A. Research, critical thinking and inquiry

Learning Outcomes

A1. adjust knowledge to new circumstances to problem solve creatively and with imagination in public performance/professional practice

 

A2. research, analyse, evaluate, think critically, organize evidence clearly and logically in a range of circumstances, including written work, performance and professional practice

2, 3

B. Knowledge and Skills

 

B1. knowledge of music technologies required in performance/professional practice

 

B2. advanced knowledge of music theory, aural, and performance/professional practice in either solo or group settings

1, 2

C. Communication

 

C1. communicate effectively to a variety of audiences using oral,  written, audio and visual applications to extend learning, (including while directing ensemble groups, instrumental tutoring,  and other professional practice), and utilising  assessment, negotiation and understanding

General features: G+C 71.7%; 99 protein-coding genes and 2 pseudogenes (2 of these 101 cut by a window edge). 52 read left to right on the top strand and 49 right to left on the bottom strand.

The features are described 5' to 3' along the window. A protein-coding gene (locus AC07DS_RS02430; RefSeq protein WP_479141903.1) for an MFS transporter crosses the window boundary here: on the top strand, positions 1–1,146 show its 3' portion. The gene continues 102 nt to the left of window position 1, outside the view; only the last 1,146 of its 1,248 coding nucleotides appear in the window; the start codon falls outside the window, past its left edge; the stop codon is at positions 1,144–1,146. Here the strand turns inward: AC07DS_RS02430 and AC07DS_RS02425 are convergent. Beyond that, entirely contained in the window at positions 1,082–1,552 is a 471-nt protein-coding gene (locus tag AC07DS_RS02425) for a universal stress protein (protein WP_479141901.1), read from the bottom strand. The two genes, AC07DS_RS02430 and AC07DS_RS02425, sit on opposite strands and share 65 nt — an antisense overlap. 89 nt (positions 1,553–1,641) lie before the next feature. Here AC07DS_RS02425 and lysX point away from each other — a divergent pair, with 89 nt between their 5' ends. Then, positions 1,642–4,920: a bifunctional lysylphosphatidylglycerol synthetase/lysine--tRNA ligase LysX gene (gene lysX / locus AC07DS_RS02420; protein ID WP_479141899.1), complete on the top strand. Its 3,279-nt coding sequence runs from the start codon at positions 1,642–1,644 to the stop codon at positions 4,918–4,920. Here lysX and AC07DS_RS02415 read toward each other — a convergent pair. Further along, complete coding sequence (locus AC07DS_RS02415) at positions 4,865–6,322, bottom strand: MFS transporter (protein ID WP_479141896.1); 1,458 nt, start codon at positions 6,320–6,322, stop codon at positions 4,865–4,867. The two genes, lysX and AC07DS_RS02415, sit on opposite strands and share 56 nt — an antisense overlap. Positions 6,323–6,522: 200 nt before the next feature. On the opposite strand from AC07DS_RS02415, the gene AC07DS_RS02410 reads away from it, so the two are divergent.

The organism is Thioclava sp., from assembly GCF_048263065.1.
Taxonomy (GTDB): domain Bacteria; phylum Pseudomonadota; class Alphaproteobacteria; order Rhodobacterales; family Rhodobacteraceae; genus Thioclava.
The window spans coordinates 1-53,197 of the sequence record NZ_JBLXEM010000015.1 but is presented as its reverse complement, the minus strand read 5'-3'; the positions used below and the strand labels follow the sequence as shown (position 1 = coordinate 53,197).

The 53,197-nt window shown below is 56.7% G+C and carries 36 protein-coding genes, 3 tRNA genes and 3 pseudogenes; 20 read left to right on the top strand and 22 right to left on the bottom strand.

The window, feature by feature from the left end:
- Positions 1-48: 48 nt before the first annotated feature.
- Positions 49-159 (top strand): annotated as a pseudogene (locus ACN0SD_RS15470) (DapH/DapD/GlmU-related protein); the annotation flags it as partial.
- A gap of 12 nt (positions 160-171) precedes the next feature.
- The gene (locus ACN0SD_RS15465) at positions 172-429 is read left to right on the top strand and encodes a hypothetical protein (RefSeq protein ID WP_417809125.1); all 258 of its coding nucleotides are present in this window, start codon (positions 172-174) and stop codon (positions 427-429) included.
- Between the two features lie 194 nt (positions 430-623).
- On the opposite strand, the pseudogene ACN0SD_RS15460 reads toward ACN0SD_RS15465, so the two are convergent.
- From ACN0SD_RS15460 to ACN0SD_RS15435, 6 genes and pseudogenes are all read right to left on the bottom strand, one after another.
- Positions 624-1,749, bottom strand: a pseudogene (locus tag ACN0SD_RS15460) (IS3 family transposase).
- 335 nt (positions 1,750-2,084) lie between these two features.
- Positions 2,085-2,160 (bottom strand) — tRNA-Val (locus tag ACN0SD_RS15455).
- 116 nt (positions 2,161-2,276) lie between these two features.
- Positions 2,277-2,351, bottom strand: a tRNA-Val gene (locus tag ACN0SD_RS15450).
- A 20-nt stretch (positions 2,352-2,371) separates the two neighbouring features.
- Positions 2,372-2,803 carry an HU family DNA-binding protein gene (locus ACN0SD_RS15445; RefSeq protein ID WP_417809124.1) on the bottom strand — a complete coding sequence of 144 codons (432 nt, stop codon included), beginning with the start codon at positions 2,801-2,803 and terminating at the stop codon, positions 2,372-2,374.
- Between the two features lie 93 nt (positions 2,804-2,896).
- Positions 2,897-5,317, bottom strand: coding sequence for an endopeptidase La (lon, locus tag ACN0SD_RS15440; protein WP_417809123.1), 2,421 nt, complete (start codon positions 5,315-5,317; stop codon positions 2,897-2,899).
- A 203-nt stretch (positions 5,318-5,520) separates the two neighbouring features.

3

C2. ability to contribute to teams and resolve conflicts whilst supervising group tasks, performing or other professional practice

 

D. Independent Learning

 

D1. independent learning in a self-directed manner while being able to reflect on and evaluate work practices and performance to achieve goals

 

E. Creative and Professional Understanding

 

E1. demonstrate professional understanding and respect for standards of current music knowledge, pedagogy, performance/professional practice.

2, 3

E2. open to innovative concepts, procedures and philosophies in performance/professional practice and application of creativity.

2